Gutters and Dry Weather

While our sunny (and hot) Metro Vancouver weather has been great for residents, business travelers and visitors on holiday, it does have a downside. In addition to health-related issues, dry weather can also have an adverse effect on your gutters. Don’t fall into the trap of thinking it’s safe to forget about the gutters while you soak up some summer heat. Here are some ways dry weather conditions can affect the gutters.

Dry by Day, Dew at Night

Even if you’ve cleaned the gutters earlier this spring, dry weather encourages dust and particle build-up in the gutter troughs. Overnight, when the temperature drops and dew appears, the smallest amount of moisture can interact with the dirt particles causing acidic compounds to form. Eventually, this process can damage the gutter’s protective finish, causing aluminum gutters to corrode.

When Aluminum Gutters Expand and Contract

Aluminum gutters expand and contract the most of all of the materials gutters are made of. In the summer heat, expansion during the day, then contracting when the sun goes down can put stress on the seams where gutter sections are joined together. This expand/contract movement wears the sealant down, causing an older gutter system to spring leaks when the rain returns.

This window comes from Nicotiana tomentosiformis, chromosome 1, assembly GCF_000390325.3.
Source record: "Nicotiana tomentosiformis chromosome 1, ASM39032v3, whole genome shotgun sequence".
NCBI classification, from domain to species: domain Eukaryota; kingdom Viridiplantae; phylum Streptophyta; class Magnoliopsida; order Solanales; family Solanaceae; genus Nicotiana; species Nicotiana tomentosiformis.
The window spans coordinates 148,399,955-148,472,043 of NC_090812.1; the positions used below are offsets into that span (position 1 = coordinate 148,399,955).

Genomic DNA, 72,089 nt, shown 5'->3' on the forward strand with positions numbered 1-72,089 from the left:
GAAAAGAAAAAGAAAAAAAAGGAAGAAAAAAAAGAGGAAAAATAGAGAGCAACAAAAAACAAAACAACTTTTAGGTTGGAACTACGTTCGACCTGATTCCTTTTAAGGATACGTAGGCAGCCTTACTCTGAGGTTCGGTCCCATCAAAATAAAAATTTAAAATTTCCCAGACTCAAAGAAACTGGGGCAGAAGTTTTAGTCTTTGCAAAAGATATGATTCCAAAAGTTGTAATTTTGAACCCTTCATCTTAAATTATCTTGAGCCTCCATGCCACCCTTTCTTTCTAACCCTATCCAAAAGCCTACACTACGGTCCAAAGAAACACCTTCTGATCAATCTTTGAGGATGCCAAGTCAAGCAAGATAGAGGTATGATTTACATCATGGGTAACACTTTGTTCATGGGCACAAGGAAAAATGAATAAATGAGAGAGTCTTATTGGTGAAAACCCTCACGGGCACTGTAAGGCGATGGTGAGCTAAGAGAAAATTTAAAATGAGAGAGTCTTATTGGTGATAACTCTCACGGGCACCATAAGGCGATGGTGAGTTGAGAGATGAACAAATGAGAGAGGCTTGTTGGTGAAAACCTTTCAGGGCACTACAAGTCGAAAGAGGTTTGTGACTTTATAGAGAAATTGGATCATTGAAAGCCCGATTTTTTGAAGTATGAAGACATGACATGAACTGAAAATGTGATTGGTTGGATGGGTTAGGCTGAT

It Just Takes a Spark

Debris hanging around inside the gutters plus dry weather conditions can be a lethal combination – it just takes a spark to turn dry debris into tinder. If your gutters are well-maintained, you might think you have nothing to worry about. But the summer heat can actually stress trees out, causing them to shed leaves and pine needles, which fall into the gutters and dry out, creating a potential fire hazard. When there are a number of trees growing close to your house, check the roof and the gutters for piles of debris that might become brittle after two to three weeks without rain.

Dry Weather and Soil Erosion

As the earth loses moisture, long periods of no rain in the Lower Mainland can also lead to soil erosion around the foundation of your home. When the rains do return, these vulnerable landscaped areas can be more susceptible to pooling water when the downpipes start working again. Keeping watering restrictions in mind, do try to occasionally dampen the soil near the basement of your home and around the downspouts.